A few weeks ago we apprised you of the ridiculous and offensive comments made by Nobel laureate and jackass VS Naipaul — basically that all women writers are ‘sentimental’ and ‘unequal to me’. There have been some great reactions to that old-fashioned fart’s blatant sexism. The latest is writer Joanne Elizabeth Valin’s new blog, Love Letters to VS Naipaul: “On the occasion of his declaration that no woman writer is, has been, or ever could be his equal.” She’s currently collecting and curating “intelligent letters with intelligent content. Be they spiked with vitriol, awash with sentiment, amused to the point of disbelief, or simply bored with the same old argument, your love letters should both inform and entertain.” The first just went up by author Edie Meidav (whose new novel Lola, California we’ll be excerpting here in the next few weeks) and more will be added soon. We asked Valin to elaborate on the criteria for submissions that will make the cut:
The nameless narrator of David Levithan’s novel The Lover’s Dictionary narrates his relationship in the form of dictionary definitions of words, from aberrant to zenith. Some definitions are a page long, others just a sentence. Which makes it sound gimmicky and cute and Twitterific, but this book is anything but. It’s moving, hilarious, heartbreaking and smart. It’s also something of a guessing game, because the definitions leap back and forth across the span of the relationship. This book is a poignant reminder that words can say everything and nothing — and the same goes for the spaces and the pauses between them. Levithan’s is a spare tale and yet it feels universal, especially because the narrator addresses his partner as a nameless, gender-less “you.” But enough with all this wordiness, let’s just show you what we mean with a few of our favorite entries:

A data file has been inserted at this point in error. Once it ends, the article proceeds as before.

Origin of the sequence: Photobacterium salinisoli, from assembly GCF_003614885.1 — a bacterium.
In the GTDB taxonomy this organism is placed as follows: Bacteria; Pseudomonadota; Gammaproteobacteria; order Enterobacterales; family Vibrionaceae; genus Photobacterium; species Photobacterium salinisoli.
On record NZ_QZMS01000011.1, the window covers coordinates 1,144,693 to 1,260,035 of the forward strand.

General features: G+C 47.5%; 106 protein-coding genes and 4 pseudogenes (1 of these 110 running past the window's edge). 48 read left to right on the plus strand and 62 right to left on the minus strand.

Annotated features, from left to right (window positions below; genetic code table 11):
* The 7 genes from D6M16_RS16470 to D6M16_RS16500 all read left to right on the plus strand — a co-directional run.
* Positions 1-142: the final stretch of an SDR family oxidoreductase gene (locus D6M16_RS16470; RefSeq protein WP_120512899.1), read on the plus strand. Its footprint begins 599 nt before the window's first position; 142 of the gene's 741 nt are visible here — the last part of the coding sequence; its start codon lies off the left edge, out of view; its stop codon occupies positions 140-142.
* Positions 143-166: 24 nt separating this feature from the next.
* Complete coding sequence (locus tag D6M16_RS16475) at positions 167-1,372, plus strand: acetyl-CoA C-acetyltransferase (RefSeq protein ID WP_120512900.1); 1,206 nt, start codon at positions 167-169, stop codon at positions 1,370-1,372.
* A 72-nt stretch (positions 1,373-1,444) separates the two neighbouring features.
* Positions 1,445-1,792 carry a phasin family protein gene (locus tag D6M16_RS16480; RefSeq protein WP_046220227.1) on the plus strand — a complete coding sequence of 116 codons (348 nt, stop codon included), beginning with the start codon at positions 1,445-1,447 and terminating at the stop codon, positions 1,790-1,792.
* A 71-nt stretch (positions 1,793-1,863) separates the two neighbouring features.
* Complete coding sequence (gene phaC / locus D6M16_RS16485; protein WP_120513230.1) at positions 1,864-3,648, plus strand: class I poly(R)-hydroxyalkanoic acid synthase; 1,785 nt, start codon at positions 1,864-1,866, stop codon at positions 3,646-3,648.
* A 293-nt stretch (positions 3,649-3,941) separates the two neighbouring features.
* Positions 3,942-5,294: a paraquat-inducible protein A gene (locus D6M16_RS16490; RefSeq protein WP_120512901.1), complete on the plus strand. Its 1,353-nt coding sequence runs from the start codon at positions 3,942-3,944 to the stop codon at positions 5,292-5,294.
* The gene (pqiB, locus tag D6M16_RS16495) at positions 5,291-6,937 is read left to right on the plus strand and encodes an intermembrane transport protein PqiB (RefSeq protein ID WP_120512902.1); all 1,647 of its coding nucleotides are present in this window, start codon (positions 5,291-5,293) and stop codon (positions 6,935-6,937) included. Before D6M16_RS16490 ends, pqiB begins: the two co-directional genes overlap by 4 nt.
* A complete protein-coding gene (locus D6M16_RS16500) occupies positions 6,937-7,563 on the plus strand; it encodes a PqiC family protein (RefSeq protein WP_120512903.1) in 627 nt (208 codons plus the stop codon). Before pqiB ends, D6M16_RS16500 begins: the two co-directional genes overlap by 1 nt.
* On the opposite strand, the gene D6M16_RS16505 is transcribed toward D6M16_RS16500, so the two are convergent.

As we’re sure you know, the Rapture is this Saturday, May 21st, 2011. You know, the day when good Christians like you (we’re assuming) who’ve accepted Jesus as their personal Lord and Savior will be physically lifted up to Heaven. All your atheist, Muslim, Jewish and pagan friends will be left behind to fend for…
In a world of Facebook “likes” and online dating questionnaires that seem to narrow down the soul-mate search to a simple (and yet oh so witty!) checklist of wants and needs, it’s easy to focus on the superficial ways in which we do or don’t connect with each other. And granted, that stuff can make or break a first date, and can be indicative of a long-term connection. We both love darts! He’s got a flat butt too! Another unabashed Miley Cyrus fan?! Still, superficial connections have a tendency to mask bedsheet-sized red flags. Like, oh, say, the fact that your date is a raging narcissist. So we turned to Gordon Livingston, M.D., author of the book How to Love: Choosing Well at Every Stage of Life, and asked him to weigh on the, well, weightier issues. Specifically, seven personality types that you should avoid in your search for Mr./Ms. Right. Even if said Mr./Ms. performs the best damn air guitar solo you’ve ever seen.